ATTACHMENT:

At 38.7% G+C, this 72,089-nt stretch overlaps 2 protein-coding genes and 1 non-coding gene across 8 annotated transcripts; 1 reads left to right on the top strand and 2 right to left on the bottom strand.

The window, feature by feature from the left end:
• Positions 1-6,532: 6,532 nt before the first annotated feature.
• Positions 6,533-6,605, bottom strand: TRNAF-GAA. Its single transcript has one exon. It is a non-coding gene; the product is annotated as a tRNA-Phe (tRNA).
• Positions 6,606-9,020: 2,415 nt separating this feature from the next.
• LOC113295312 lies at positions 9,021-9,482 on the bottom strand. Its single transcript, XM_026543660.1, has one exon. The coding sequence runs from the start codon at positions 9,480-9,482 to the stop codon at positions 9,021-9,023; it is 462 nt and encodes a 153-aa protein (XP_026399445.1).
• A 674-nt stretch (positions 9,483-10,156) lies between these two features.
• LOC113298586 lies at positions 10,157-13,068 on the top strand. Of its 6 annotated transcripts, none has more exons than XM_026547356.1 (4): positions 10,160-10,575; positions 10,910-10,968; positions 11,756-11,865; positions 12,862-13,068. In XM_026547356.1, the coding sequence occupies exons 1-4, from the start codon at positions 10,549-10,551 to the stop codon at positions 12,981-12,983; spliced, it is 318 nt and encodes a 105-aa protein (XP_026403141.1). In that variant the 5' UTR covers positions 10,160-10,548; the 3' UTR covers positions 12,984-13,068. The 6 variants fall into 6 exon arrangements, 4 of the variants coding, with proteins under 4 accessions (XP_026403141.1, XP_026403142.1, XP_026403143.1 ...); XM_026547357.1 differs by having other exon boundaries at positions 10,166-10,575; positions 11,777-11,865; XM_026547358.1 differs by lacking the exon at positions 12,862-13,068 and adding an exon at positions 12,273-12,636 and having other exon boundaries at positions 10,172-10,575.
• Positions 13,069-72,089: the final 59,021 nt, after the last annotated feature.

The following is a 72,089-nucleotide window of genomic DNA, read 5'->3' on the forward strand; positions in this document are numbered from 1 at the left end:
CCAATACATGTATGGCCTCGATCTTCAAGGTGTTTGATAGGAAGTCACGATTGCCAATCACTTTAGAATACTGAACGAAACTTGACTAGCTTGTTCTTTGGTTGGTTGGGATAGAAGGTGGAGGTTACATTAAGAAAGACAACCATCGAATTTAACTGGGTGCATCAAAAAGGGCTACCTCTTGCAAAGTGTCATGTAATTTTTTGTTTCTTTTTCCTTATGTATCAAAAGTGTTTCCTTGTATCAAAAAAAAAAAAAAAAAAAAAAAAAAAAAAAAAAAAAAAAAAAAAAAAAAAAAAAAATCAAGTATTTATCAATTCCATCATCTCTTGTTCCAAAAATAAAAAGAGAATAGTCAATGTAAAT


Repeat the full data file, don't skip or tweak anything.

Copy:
At 38.7% G+C, this 72,089-nt stretch overlaps 2 protein-coding genes and 1 non-coding gene across 8 annotated transcripts; 1 reads left to right on the top strand and 2 right to left on the bottom strand.

The window, feature by feature from the left end:
• Positions 1-6,532: 6,532 nt before the first annotated feature.
• Positions 6,533-6,605, bottom strand: TRNAF-GAA. Its single transcript has one exon. It is a non-coding gene; the product is annotated as a tRNA-Phe (tRNA).
• Positions 6,606-9,020: 2,415 nt separating this feature from the next.
• LOC113295312 lies at positions 9,021-9,482 on the bottom strand. Its single transcript, XM_026543660.1, has one exon. The coding sequence runs from the start codon at positions 9,480-9,482 to the stop codon at positions 9,021-9,023; it is 462 nt and encodes a 153-aa protein (XP_026399445.1).
• A 674-nt stretch (positions 9,483-10,156) lies between these two features.
• LOC113298586 lies at positions 10,157-13,068 on the top strand. Of its 6 annotated transcripts, none has more exons than XM_026547356.1 (4): positions 10,160-10,575; positions 10,910-10,968; positions 11,756-11,865; positions 12,862-13,068. In XM_026547356.1, the coding sequence occupies exons 1-4, from the start codon at positions 10,549-10,551 to the stop codon at positions 12,981-12,983; spliced, it is 318 nt and encodes a 105-aa protein (XP_026403141.1). In that variant the 5' UTR covers positions 10,160-10,548; the 3' UTR covers positions 12,984-13,068. The 6 variants fall into 6 exon arrangements, 4 of the variants coding, with proteins under 4 accessions (XP_026403141.1, XP_026403142.1, XP_026403143.1 ...); XM_026547357.1 differs by having other exon boundaries at positions 10,166-10,575; positions 11,777-11,865; XM_026547358.1 differs by lacking the exon at positions 12,862-13,068 and adding an exon at positions 12,273-12,636 and having other exon boundaries at positions 10,172-10,575.
• Positions 13,069-72,089: the final 59,021 nt, after the last annotated feature.

The following is a 72,089-nucleotide window of genomic DNA, read 5'->3' on the forward strand; positions in this document are numbered from 1 at the left end:
CCAATACATGTATGGCCTCGATCTTCAAGGTGTTTGATAGGAAGTCACGATTGCCAATCACTTTAGAATACTGAACGAAACTTGACTAGCTTGTTCTTTGGTTGGTTGGGATAGAAGGTGGAGGTTACATTAAGAAAGACAACCATCGAATTTAACTGGGTGCATCAAAAAGGGCTACCTCTTGCAAAGTGTCATGTAATTTTTTGTTTCTTTTTCCTTATGTATCAAAAGTGTTTCCTTGTATCAAAAAAAAAAAAAAAAAAAAAAAAAAAAAAAAAAAAAAAAAAAAAAAAAAAAAAAAATCAAGTATTTATCAATTCCATCATCTCTTGTTCCAAAAATAAAAAGAGAATAGTCAATGTAAAT